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CS484: Introduction to Computer Vision

Fall 2018



Min H. Kim, [Room] 3429, [email]

Course description


This course provides a comprehensive introduction to low-level computer vision, including the foundations of camera image formation, geometric optics, feature detection, stereo matching, motion estimation, image recognition, scene understanding, etc. This course will help students develop intuitions and mathematics of various computer vision applications.

Lecture time and place

Monday and Wednesday 1:00PM—2:30PM, Rm. 1501, Bldg. E3-1

TA office hours

Monday and Wednesday 6:00PM—8:00PM, Rm. 402, Bldg. N-1
Thursday 2:30PM—5:30PM, Rm. 404, Bldg. N-1

Teaching assistants

Suk Jun Jeon, [e-mail]
Hyunho Ha, [e-mail]
Hyeonjoong Jang, [e-mail]
Shinyoung Yi, [e-mail]
Inseung Hwang, [e-mail]

Reference books

Reinhard Klette (2014) Concise Computer Vision, Springer [site]
Richard Szeliski (2010) Computer Vision: Algorithms and Applications, Springer [site]


There are no official course prerequisites.

Course goal

Student will establish theoretical and practical foundations of computer vision and be familiar with various computer vision applications.

Tentative schedule

(Note that this curriculum will be revised adaptively.)

  Week Date Lecture Readings Slides HW Due
  1 08/27 Introduction to computer vision Klette: 1, Szeliski: 2.2, 2.3 slide01    
    08/29 Light and color Klette: 1, Szeliski: 2.2, 2.3 slide02    
  2 09/03 Color vector and transformation Klette: 1, Szeliski: 2.2, 2.3 slide03    
    09/05 Color space and gamma correction Klette: 1, Szeliski: 2.2, 2.3 slide04    
  3 09/12 Convolution and cross-correlation Klette: 1, 2, Szeliski: 3.2 slide05 HW1 9/16,23:55
  4 09/17 Spatial vs. frequency domain Klette: 1, 2, Szeliski: 3.4 slide06 HW2 9/30, 23:55
    09/19 Fourier series and Fourier transforms Klette: 1, 2, Szeliski: 3.5.2, 8.1.1 slide07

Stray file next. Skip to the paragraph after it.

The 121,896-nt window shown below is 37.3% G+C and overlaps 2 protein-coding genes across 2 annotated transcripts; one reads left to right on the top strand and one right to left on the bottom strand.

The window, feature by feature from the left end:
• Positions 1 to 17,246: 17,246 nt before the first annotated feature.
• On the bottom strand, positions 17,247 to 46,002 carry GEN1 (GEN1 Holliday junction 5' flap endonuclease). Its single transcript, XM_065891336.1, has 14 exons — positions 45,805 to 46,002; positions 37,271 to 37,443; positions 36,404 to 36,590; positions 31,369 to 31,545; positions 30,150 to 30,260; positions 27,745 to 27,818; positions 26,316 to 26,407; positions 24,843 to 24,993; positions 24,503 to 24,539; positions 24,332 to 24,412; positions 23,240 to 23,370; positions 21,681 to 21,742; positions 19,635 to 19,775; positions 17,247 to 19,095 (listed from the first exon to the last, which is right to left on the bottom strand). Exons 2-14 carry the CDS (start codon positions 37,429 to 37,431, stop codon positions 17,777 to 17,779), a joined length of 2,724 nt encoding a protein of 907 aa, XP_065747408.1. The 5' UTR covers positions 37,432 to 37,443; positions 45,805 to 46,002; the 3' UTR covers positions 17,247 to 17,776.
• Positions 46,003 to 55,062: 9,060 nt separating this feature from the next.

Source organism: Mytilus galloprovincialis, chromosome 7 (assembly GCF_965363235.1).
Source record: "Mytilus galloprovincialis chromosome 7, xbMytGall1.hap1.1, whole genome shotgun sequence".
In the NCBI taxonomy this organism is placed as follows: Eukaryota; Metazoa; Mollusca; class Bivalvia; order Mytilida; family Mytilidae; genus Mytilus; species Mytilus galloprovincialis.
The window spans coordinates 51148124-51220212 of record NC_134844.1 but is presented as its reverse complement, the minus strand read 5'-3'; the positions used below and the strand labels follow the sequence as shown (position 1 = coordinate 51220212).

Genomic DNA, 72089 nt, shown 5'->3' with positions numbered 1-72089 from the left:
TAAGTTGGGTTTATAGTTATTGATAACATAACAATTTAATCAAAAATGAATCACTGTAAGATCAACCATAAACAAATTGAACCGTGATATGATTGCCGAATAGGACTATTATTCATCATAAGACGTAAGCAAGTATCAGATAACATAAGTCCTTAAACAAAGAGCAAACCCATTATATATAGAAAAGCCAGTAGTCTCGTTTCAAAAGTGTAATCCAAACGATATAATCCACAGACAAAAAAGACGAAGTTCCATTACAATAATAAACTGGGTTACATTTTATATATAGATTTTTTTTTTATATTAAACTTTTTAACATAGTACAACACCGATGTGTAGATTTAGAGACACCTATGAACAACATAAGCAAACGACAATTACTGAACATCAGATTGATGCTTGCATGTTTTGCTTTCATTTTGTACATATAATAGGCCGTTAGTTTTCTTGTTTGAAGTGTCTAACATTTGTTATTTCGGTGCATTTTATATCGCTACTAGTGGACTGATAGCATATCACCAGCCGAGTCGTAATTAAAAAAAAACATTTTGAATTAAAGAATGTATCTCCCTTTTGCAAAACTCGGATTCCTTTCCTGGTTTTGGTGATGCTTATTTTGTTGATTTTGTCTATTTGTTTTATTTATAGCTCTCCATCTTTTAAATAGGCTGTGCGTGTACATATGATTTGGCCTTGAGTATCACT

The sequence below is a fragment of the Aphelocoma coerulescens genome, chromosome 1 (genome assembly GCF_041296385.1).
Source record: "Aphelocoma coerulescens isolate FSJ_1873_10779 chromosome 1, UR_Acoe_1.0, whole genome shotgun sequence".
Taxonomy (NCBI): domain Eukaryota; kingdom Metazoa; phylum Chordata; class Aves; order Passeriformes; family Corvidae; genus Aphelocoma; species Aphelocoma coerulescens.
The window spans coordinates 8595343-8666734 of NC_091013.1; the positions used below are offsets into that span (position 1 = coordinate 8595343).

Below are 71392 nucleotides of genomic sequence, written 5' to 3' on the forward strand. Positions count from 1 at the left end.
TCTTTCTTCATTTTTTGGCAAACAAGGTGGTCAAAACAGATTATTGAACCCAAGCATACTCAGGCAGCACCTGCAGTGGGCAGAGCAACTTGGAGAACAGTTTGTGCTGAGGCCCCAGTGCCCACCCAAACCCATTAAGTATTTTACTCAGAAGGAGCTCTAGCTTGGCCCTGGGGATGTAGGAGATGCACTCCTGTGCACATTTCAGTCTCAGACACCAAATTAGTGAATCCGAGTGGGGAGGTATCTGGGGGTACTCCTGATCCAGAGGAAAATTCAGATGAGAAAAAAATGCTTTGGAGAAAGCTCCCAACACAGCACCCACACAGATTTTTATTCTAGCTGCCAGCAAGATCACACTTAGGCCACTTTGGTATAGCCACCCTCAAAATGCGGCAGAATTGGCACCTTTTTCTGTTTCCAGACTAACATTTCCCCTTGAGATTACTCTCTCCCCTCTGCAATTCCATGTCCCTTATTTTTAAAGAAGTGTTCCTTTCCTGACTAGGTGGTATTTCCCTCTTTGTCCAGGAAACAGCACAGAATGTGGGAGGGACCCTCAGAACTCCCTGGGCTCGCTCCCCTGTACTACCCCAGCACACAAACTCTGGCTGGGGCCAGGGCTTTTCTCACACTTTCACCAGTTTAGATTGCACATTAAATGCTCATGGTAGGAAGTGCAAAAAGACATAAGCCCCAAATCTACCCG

5 09/24 Mid-Authumn Festival Days      
  6 10/01 Fourier transforms and convolution Theorem Klette: 1, 2, Szeliski: 3.5.2, 8.1.1      
    10/03 Edge detectors and image pyramids   HW3 TBA
  7 10/8 Camera: geometric optics of a digital camera, image formation model      
    10/10 Image analysis: line and circle detection and 2D shape analysis   HW4 TBA
  8 10/15 Mid-term exam (TBA)        
  9 10/22 Motion analysis: 3D motion and 2D optical flow      
    10/24 Image segmentation: image and video segmentation      
  10 10/29 Computational photography: light-field imaging      
    10/31 Computational photography: HDR imaging   HW5 TBA
  11 11/05 3D shape reconstruction: surface topology and structured lighting      
    11/07 3D shape reconstruction: photometric stereo, Epipolar geometry, RANSAC and SfM   HW6 TBA
  12 11/12 Stereo matching: stereo vision, matching cost, dynamic programming matching      
    11/14 No lecture (Microsoft Faculty Summit)        
  13 11/19 Object detection: Haar Wavelets and random decision forests      
    11/21 Recognition overview and bag of features  
  14 11/26 Large-scale instance recognition        
    11/28 Machine learning: supervised learning vs. unsupervised learining      
  15 12/03 Convolutional neural networks (CNN)      
    12/05 No lecture (SIGGRAPH Asia 2018)      
  16 12/10 Final exam (TBA)        


Attendance (10%), midterm/final exams (50%), assignments (30%), quizzes (10%)


Computer Graphics papers
Computer Vision papers

Hosted by Visual Computing Laboratory, School of Computing, KAIST.